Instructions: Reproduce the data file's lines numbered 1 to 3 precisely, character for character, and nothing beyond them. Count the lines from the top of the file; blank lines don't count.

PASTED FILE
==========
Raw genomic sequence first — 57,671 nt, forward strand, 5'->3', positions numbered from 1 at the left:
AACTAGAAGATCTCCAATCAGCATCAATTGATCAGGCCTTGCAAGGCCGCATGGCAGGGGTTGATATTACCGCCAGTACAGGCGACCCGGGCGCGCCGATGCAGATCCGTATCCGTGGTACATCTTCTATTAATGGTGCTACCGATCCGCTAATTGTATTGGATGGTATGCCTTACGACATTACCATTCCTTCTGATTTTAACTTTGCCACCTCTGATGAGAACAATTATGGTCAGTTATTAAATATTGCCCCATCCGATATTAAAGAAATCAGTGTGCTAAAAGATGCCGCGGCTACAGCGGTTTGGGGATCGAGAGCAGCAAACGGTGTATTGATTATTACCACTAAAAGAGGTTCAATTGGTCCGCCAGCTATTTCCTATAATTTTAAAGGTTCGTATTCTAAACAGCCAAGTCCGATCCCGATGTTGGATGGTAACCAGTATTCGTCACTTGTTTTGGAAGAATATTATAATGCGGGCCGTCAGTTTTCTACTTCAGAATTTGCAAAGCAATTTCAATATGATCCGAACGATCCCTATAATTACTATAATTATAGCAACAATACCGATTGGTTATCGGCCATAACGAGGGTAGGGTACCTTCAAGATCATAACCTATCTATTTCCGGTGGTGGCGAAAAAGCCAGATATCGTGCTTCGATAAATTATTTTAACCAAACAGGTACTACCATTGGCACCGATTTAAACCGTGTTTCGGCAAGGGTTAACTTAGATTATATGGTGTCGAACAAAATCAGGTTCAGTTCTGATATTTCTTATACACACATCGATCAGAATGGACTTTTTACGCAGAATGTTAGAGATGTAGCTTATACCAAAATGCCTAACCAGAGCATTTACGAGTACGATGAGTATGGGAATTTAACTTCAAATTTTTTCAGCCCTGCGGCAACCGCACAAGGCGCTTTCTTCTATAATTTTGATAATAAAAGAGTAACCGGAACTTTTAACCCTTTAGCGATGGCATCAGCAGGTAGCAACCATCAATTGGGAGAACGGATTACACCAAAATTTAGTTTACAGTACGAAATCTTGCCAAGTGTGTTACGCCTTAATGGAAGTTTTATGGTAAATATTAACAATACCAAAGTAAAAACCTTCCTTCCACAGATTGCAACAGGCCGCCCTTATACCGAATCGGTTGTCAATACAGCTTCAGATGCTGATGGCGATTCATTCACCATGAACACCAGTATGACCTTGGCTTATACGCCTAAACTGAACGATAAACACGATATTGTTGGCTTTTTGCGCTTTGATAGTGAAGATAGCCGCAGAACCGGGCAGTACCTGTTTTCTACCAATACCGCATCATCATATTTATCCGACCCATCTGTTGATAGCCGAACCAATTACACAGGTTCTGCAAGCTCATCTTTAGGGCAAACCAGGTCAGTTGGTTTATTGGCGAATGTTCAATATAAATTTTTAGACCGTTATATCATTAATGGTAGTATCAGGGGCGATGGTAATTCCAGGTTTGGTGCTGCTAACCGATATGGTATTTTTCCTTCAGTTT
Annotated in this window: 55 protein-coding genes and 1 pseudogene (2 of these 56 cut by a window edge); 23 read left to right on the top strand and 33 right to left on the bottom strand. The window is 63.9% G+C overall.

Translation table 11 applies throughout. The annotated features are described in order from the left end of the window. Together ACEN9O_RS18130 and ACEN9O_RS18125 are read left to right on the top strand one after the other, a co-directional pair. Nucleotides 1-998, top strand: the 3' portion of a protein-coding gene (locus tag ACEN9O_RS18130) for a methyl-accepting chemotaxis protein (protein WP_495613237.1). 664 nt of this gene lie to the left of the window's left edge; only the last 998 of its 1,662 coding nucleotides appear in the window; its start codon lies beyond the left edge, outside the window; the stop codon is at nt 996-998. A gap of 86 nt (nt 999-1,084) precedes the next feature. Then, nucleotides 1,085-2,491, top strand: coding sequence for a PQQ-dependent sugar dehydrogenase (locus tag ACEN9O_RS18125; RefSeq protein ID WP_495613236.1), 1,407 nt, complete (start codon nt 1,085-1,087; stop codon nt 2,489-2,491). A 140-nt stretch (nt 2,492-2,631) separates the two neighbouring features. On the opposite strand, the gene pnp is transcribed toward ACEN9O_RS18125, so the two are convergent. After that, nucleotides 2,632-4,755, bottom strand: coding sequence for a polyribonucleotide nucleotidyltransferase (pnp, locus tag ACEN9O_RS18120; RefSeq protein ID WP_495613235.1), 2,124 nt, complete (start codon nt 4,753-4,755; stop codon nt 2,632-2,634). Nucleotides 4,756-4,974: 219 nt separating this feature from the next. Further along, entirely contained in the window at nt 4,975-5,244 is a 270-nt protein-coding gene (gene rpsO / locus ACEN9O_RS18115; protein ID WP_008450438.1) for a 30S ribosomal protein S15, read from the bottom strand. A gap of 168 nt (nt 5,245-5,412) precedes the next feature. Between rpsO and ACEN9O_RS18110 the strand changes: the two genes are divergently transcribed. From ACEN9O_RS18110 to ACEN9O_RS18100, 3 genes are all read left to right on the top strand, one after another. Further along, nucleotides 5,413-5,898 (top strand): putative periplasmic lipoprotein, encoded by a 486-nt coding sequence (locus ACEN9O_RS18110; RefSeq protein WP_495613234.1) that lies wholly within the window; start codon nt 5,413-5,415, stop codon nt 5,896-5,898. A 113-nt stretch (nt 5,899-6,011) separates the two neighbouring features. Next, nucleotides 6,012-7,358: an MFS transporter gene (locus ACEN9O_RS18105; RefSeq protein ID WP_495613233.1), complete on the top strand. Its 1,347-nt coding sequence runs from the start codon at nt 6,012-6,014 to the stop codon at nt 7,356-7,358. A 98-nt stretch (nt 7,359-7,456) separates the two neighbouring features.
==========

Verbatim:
Raw genomic sequence first — 57,671 nt, forward strand, 5'->3', positions numbered from 1 at the left:
AACTAGAAGATCTCCAATCAGCATCAATTGATCAGGCCTTGCAAGGCCGCATGGCAGGGGTTGATATTACCGCCAGTACAGGCGACCCGGGCGCGCCGATGCAGATCCGTATCCGTGGTACATCTTCTATTAATGGTGCTACCGATCCGCTAATTGTATTGGATGGTATGCCTTACGACATTACCATTCCTTCTGATTTTAACTTTGCCACCTCTGATGAGAACAATTATGGTCAGTTATTAAATATTGCCCCATCCGATATTAAAGAAATCAGTGTGCTAAAAGATGCCGCGGCTACAGCGGTTTGGGGATCGAGAGCAGCAAACGGTGTATTGATTATTACCACTAAAAGAGGTTCAATTGGTCCGCCAGCTATTTCCTATAATTTTAAAGGTTCGTATTCTAAACAGCCAAGTCCGATCCCGATGTTGGATGGTAACCAGTATTCGTCACTTGTTTTGGAAGAATATTATAATGCGGGCCGTCAGTTTTCTACTTCAGAATTTGCAAAGCAATTTCAATATGATCCGAACGATCCCTATAATTACTATAATTATAGCAACAATACCGATTGGTTATCGGCCATAACGAGGGTAGGGTACCTTCAAGATCATAACCTATCTATTTCCGGTGGTGGCGAAAAAGCCAGATATCGTGCTTCGATAAATTATTTTAACCAAACAGGTACTACCATTGGCACCGATTTAAACCGTGTTTCGGCAAGGGTTAACTTAGATTATATGGTGTCGAACAAAATCAGGTTCAGTTCTGATATTTCTTATACACACATCGATCAGAATGGACTTTTTACGCAGAATGTTAGAGATGTAGCTTATACCAAAATGCCTAACCAGAGCATTTACGAGTACGATGAGTATGGGAATTTAACTTCAAATTTTTTCAGCCCTGCGGCAACCGCACAAGGCGCTTTCTTCTATAATTTTGATAATAAAAGAGTAACCGGAACTTTTAACCCTTTAGCGATGGCATCAGCAGGTAGCAACCATCAATTGGGAGAACGGATTACACCAAAATTTAGTTTACAGTACGAAATCTTGCCAAGTGTGTTACGCCTTAATGGAAGTTTTATGGTAAATATTAACAATACCAAAGTAAAAACCTTCCTTCCACAGATTGCAACAGGCCGCCCTTATACCGAATCGGTTGTCAATACAGCTTCAGATGCTGATGGCGATTCATTCACCATGAACACCAGTATGACCTTGGCTTATACGCCTAAACTGAACGATAAACACGATATTGTTGGCTTTTTGCGCTTTGATAGTGAAGATAGCCGCAGAACCGGGCAGTACCTGTTTTCTACCAATACCGCATCATCATATTTATCCGACCCATCTGTTGATAGCCGAACCAATTACACAGGTTCTGCAAGCTCATCTTTAGGGCAAACCAGGTCAGTTGGTTTATTGGCGAATGTTCAATATAAATTTTTAGACCGTTATATCATTAATGGTAGTATCAGGGGCGATGGTAATTCCAGGTTTGGTGCTGCTAACCGATATGGTATTTTTCCTTCAGTTT
Annotated in this window: 55 protein-coding genes and 1 pseudogene (2 of these 56 cut by a window edge); 23 read left to right on the top strand and 33 right to left on the bottom strand. The window is 63.9% G+C overall.